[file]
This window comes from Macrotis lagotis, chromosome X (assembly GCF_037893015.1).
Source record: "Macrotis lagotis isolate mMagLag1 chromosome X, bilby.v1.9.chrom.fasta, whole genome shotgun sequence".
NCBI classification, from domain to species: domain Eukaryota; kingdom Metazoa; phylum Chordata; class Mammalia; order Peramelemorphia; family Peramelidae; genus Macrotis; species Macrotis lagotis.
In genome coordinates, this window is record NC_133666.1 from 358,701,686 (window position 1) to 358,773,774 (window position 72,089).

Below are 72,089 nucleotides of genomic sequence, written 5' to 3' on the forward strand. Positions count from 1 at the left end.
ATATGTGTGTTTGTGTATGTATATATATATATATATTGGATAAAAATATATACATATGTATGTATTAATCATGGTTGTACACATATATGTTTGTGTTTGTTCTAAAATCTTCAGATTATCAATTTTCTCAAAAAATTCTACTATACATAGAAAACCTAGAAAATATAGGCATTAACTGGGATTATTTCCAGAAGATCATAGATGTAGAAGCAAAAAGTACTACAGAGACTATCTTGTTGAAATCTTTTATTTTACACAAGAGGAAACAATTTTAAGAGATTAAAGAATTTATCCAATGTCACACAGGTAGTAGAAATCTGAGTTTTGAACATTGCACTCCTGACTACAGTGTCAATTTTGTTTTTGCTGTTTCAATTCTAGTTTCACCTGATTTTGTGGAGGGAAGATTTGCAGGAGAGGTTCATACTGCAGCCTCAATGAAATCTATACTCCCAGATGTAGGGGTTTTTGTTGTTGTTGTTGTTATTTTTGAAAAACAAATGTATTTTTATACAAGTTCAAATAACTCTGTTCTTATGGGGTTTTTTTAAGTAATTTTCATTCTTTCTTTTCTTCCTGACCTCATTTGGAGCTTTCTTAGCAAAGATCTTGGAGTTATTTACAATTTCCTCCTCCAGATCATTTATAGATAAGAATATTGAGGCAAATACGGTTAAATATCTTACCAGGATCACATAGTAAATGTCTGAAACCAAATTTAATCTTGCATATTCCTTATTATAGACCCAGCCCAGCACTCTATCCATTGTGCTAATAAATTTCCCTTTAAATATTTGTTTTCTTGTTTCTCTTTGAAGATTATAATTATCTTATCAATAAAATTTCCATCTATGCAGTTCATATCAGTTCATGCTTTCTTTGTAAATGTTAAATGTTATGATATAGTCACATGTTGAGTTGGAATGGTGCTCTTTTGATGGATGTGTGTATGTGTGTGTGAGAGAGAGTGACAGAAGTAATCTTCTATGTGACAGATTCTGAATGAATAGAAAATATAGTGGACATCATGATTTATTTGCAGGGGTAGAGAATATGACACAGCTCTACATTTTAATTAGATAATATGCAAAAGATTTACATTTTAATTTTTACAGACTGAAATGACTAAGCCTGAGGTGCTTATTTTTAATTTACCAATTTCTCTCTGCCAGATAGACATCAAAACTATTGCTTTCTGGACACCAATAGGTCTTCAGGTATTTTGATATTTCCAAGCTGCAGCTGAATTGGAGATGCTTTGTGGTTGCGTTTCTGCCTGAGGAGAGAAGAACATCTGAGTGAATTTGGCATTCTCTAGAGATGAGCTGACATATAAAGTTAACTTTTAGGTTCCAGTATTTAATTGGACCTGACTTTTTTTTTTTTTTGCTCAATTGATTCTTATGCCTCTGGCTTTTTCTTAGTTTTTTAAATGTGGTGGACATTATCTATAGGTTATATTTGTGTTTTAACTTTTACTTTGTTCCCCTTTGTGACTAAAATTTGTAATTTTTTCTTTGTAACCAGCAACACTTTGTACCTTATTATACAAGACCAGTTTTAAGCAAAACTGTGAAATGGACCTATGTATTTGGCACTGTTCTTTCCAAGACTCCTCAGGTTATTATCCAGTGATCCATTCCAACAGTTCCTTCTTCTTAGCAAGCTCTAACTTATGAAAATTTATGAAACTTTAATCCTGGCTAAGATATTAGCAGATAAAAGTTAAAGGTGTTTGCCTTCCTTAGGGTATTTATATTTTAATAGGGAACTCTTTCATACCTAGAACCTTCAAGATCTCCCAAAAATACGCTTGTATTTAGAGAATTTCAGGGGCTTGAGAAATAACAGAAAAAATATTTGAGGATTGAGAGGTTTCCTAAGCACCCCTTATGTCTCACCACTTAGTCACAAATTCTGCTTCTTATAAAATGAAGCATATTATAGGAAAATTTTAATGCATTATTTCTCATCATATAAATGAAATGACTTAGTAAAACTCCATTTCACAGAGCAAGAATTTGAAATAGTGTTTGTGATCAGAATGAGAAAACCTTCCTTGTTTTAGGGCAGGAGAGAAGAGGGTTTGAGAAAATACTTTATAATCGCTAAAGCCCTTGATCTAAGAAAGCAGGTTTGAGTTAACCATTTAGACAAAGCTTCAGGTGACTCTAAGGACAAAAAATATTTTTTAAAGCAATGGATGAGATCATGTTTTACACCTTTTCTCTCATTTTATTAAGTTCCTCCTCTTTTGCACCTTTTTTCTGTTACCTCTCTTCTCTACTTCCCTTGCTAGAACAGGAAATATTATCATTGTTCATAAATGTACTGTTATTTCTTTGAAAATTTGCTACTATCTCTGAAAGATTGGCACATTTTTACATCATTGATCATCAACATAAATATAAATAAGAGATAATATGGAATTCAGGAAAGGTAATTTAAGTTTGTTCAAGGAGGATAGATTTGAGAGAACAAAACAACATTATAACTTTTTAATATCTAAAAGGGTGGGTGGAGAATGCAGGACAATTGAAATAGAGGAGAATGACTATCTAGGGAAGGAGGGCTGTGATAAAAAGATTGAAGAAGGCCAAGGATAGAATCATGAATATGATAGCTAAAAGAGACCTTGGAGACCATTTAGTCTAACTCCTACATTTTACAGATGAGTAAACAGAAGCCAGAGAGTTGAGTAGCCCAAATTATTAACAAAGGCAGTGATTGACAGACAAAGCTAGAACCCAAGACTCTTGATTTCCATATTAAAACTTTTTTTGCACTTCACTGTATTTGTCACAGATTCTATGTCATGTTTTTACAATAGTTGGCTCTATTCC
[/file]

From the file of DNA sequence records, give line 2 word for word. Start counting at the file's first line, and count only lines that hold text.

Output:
Source record: "Macrotis lagotis isolate mMagLag1 chromosome X, bilby.v1.9.chrom.fasta, whole genome shotgun sequence".